Here is some honest feedback on the App:

“The site is a breeding ground for hate.”

“I don’t recommend going on here unless you wish to be bullied.”

“Parents, don’t allow your kids to get this app,”

“This is an app breeding suicides.”

This powerful film entitled Bedtime stories by PAPYRUS emphasises the importance of keeping our children safe from online bullies.

Me and the Mountain

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A friend’s house on a mountain has been our home for this week. A little bit of water and electricity flows through it but no phone signal or Wi-fi. It’s more than a kilometre away from the nearest motorable point. It’s made of wood and stone and surrounded by cedars, pines, oaks and rhododendrons on all sides. Every room has a fire place and all the windows are single glazed. It’s about 50 years old, quaint and basic. Since the sun went into hiding yesterday, it has been icy cold and we have been magnetised by the lone wood-burning stove. The overgrown garden around the house still has colour from clusters of wilting maroon dahlias, symbolising the past glory of the house within. Every window looks on to a landscape that could be a picture postcard.

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There is nothing to do but go walkies. Jacob, a neighbour, dropped by to say hello. He is certainly the most energetic 70 years old man I have ever met. An Austrian anthropologist and a tour guide by trade, he has been living on this mountain for more than 40 years. He has a lovely Austrian wife who gave birth to their 4 sons on this mountain. The sons went to the local Tibetan school and then moved on to fulfilling careers.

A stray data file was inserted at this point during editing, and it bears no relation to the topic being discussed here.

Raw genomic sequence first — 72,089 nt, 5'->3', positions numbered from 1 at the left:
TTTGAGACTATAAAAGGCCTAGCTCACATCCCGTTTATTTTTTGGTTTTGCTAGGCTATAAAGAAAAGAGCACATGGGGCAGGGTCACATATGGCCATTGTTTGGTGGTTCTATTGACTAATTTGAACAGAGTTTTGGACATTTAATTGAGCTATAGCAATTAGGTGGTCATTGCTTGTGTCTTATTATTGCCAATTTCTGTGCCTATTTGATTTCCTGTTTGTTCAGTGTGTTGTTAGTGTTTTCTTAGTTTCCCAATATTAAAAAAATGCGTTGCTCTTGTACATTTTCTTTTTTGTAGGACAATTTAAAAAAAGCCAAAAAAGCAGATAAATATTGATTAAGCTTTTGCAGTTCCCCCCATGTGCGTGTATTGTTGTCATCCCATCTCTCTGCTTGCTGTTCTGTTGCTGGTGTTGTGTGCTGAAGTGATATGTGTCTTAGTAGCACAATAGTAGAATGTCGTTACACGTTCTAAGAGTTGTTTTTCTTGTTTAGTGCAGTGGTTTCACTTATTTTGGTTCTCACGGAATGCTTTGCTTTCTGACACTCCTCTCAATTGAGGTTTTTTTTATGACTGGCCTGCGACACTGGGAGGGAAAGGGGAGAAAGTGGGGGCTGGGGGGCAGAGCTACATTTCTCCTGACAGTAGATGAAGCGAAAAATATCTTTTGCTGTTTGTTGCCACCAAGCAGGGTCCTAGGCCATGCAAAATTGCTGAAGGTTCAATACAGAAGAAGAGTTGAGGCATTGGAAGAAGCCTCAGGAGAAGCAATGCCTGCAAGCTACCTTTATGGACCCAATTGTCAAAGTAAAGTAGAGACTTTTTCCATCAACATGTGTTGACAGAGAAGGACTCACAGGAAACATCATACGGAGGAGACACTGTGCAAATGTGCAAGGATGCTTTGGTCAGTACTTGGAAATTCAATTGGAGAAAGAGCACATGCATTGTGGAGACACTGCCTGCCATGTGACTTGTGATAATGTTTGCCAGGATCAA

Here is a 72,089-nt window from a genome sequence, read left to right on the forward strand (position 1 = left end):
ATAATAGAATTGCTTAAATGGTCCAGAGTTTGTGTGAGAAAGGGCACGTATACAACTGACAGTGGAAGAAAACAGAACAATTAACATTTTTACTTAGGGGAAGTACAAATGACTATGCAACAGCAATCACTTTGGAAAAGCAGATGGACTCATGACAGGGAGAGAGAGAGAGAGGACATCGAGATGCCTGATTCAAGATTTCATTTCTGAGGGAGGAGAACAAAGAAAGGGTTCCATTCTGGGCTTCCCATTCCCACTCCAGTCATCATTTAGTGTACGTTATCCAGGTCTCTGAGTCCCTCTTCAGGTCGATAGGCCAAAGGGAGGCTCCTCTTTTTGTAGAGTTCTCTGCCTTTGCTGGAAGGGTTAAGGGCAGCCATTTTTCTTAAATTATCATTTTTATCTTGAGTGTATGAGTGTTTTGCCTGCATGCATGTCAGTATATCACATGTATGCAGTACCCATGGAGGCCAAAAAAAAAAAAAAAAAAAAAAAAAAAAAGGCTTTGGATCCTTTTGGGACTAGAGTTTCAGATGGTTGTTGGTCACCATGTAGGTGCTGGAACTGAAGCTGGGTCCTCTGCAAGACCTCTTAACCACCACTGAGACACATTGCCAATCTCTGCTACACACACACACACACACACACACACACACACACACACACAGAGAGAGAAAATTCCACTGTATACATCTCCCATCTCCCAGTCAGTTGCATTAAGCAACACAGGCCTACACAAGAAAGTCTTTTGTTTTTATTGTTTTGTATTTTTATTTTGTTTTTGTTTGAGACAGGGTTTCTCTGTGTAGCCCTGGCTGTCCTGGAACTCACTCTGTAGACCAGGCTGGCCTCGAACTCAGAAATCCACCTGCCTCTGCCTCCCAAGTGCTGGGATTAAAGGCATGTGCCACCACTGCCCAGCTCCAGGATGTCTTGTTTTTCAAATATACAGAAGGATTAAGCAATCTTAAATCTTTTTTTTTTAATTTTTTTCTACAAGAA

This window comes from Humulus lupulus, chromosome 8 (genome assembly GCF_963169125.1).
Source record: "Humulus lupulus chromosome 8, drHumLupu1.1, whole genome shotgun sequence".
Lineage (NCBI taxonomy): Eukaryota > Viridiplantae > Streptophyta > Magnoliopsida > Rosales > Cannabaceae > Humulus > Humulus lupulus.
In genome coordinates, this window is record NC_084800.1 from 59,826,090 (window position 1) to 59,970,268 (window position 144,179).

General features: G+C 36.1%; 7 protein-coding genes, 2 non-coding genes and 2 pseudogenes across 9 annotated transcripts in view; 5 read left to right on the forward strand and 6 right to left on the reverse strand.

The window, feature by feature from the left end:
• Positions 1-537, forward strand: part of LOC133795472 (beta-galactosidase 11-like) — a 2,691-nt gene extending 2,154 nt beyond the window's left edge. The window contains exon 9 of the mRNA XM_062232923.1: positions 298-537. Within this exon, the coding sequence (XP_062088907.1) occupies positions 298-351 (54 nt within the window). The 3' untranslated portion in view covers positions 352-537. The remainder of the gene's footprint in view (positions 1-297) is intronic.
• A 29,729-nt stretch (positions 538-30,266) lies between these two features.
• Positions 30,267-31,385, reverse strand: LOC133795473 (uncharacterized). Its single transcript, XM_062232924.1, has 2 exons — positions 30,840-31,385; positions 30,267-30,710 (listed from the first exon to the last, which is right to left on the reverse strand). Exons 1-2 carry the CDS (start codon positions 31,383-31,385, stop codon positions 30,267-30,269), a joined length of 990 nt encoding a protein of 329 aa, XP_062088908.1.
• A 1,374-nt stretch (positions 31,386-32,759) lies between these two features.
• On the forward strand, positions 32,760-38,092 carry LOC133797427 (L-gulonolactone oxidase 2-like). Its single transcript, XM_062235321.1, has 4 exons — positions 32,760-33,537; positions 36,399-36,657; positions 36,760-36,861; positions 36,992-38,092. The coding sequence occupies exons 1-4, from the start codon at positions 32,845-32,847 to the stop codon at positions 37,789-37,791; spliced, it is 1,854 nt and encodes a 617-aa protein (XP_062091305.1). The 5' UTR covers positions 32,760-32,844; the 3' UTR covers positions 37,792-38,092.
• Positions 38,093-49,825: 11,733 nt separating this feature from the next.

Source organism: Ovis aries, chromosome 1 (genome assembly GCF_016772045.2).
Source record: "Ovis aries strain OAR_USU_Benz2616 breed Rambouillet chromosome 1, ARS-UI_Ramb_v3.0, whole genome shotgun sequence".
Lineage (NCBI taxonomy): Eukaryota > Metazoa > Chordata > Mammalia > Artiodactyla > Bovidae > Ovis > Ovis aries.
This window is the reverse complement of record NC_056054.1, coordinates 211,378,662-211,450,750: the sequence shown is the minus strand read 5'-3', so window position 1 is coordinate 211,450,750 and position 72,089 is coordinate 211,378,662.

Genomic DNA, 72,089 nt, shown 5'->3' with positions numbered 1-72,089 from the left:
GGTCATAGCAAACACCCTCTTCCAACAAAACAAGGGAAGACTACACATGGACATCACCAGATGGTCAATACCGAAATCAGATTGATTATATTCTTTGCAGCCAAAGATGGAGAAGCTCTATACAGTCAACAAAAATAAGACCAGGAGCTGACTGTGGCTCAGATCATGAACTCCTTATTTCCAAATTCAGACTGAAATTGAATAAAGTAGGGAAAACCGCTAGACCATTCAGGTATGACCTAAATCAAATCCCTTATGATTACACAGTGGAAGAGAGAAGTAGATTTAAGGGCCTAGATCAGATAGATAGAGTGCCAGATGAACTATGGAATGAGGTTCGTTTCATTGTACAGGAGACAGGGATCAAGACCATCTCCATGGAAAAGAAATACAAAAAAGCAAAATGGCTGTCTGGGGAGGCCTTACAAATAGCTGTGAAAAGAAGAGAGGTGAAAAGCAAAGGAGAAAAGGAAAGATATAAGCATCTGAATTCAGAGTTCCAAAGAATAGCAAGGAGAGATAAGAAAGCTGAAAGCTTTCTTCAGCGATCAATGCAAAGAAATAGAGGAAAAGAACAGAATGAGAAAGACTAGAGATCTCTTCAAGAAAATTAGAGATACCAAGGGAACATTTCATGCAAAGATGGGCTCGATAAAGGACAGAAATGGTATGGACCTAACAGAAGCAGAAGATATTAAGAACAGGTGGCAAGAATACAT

A Buddhist monk has been living in silence and solitude in a cave on the side of this lush green mountain for the last 15 years. The only visible indicator of his presence is an oil lamp that lights up every evening.

Tea is consumed by the gallons here. It’s milky and sweet enough to float a boat. Its calorific value is high enough to eliminate the need for food. People here have peace, time, clean air and fresh spring water – luxuries for most city dwellers. Stories are exchanged, transmitted and created over cups of tea. They keep the bush telegraph alive and kicking.

There is a distinct beauty and stillness about this mountain, called Dharamkot, in the Dhauladhar range of the Himalayas. The sharp contrast between my inner and outer landscapes is unsettling. I teeter closer to the edge of insanity than usual, feeling ill, walking the scenic slinky mountain tracks every day. Good old grief is bubbling up big time, threatening to push me over the edge. I am plummeting down the roller coaster at the speed of light and the only way seems to be down.

Since ancient times sages and sadhus have recognised and chosen the Himalayas as a seat of peace and enlightenment. The Dalai Lama’s residence and monastery are visible down the valley from this mountain. Smiling monks amble in ochre robes, lending an atmosphere of calm and serenity. The spiritual energy here is palpable. It’s doing its best to hoist me out of my slump.

I sit still, struck by the scale and magnificence of the giant Himalayas. What am I in front of these ancient icons? Insignificant. One little turn in the weather for the worse , one slight ruffle in the tectonic plates beneath me, one tiny miscalculation of a footstep on the mountain slopes, one temper tantrum of the mountain breeze is enough to make me disappear.

How big am I?
How big is my sorrow?
How many stories have these mountains witnessed?
How many more are yet to unfold?

What if the answer is to dissolve the ‘me’ in the mountain, in the basic elements that make up everything – earth, water, fire, air and ether. Be nothing and everything.